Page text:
The Shifting Patterns of Patent Growth

More

Start-Up Nation The economist Michael Mandel has argued that America's capacity for innovation is faltering. Silicon Valley is of course this country's powerhouse region for technological innovation--and seemingly a statistical outlier. With nearly 400 patents issued per 100,000 residents, the region is eight times more productive than the national average. But it wasn't always this way. Manufacturing centers such as Detroit and Pittsburgh once led the country in patents per capita. In the last 35 years, metropolitan regions have surged and dipped in innovation, but the San Jose-Sunnyvale metro area has only climbed higher.


new-geography-of-patents_sm jjg.bmp

As I wrote in 2009:

The level of innovation has fallen off considerably in older industrial regions like Pittsburgh and Detroit. It has also fallen off in Sunbelt regions like Dallas with a large presence in computers and communications and Houston with its strong concentration of resource and energy industries. 

On the other hand, innovation has increased substantially in high-tech regions like Silicon Valley, San Francisco, and Seattle and also in Los Angeles. 

Two other large regions - New York and Chicago - more or less conform to Mandel's thesis: Both saw dramatic growth in the late 1990s followed by precipitous drops in the 2000s which erased those gains. 

Overall, American innovation has become more geographically concentrated and spikier.

Read the full story here.
Jump to comments
Presented by

Richard Florida is Co-founder and Editor at Large of CityLab.com and Senior Editor at The Atlantic. He is director of the Martin Prosperity Institute at the University of Toronto and Global Research Professor at NYU. More

Florida is author of The Rise of the Creative ClassWho's Your City?, and The Great Reset. He's also the founder of the Creative Class Group, and a list of his current clients can be found here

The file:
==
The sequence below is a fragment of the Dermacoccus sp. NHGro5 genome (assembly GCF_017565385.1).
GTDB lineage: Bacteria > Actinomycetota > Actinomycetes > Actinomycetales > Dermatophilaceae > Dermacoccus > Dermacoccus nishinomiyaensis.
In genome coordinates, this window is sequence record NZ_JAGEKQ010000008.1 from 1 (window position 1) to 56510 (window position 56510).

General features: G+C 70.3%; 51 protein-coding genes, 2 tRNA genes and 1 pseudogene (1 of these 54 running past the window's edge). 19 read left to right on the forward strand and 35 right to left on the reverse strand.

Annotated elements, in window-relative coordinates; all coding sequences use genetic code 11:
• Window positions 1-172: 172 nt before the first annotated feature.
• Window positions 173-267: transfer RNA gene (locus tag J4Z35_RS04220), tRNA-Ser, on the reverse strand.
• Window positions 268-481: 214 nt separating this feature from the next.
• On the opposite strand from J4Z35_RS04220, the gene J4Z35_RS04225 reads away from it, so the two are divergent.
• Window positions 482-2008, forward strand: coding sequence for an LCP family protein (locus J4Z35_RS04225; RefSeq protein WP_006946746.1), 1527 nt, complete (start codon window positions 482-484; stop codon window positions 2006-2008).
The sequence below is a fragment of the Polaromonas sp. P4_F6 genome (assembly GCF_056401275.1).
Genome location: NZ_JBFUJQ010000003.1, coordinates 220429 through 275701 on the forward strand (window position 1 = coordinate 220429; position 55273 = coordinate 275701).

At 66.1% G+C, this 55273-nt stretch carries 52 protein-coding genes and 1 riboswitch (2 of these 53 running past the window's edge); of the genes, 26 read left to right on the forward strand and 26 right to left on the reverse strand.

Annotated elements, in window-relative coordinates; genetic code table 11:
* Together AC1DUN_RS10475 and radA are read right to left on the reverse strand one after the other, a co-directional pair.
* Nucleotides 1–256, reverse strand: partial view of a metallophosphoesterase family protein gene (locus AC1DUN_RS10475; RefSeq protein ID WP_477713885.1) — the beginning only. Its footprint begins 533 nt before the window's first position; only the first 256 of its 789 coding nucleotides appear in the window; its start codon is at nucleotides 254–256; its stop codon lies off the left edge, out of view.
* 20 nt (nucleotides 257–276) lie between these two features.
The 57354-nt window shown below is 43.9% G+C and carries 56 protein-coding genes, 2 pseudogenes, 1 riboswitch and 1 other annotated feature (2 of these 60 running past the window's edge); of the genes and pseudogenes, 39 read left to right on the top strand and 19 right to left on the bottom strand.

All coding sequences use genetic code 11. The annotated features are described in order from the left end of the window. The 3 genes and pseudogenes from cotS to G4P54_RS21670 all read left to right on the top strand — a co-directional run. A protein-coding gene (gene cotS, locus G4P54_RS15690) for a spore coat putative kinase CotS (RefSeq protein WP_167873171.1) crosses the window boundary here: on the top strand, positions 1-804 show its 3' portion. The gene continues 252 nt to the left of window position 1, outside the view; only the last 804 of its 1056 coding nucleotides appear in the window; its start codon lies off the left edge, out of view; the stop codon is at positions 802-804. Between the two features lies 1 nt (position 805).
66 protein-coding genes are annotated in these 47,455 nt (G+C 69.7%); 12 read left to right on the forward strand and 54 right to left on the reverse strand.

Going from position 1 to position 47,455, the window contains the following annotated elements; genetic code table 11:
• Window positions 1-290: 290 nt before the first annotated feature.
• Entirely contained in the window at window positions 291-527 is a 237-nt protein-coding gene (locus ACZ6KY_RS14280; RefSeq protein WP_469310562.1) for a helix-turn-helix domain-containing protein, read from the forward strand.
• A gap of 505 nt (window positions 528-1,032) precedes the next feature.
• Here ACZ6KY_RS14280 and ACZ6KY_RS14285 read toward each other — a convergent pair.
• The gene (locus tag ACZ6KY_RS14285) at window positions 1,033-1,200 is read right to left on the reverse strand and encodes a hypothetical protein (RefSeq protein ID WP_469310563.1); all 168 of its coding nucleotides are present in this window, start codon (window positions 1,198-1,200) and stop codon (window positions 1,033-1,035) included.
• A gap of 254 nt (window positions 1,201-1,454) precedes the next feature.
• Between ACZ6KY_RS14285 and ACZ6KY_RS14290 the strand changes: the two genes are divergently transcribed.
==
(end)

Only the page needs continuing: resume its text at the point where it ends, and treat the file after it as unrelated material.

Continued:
Get Today's Top Stories in Your Inbox (preview)

What's the Number One Thing We Could Do to Improve City Life?

A group of journalists, professors, and non-profit leaders predict the future of livable, walkable cities


Elsewhere on the web

Join the Discussion

After you comment, click Post. If you’re not already logged in you will be asked to log in or register. blog comments powered by Disqus

Video

Adventures in Legal Weed

Colorado is now well into its first year as the first state to legalize recreational marijuana. How's it going? James Hamblin visits Aspen.

Video

What Makes a Story Great?

The storytellers behind House of CardsandThis American Life reflect on the creative process.

Video

Tracing Sriracha's Origin to Thailand

Ever wonder how the wildly popular hot sauce got its name? It all started in Si Racha.

Video

Where Confiscated Wildlife Ends Up

A government facility outside of Denver houses more than a million products of the illegal wildlife trade, from tigers and bears to bald eagles.

Video

Is Wine Healthy?

James Hamblin prepares to impress his date with knowledge about the health benefits of wine.

Video

The World's Largest Balloon Festival

Nine days, more than 700 balloons, and a whole lot of hot air

Writers

Up
Down

More in Technology

From This Author

Just In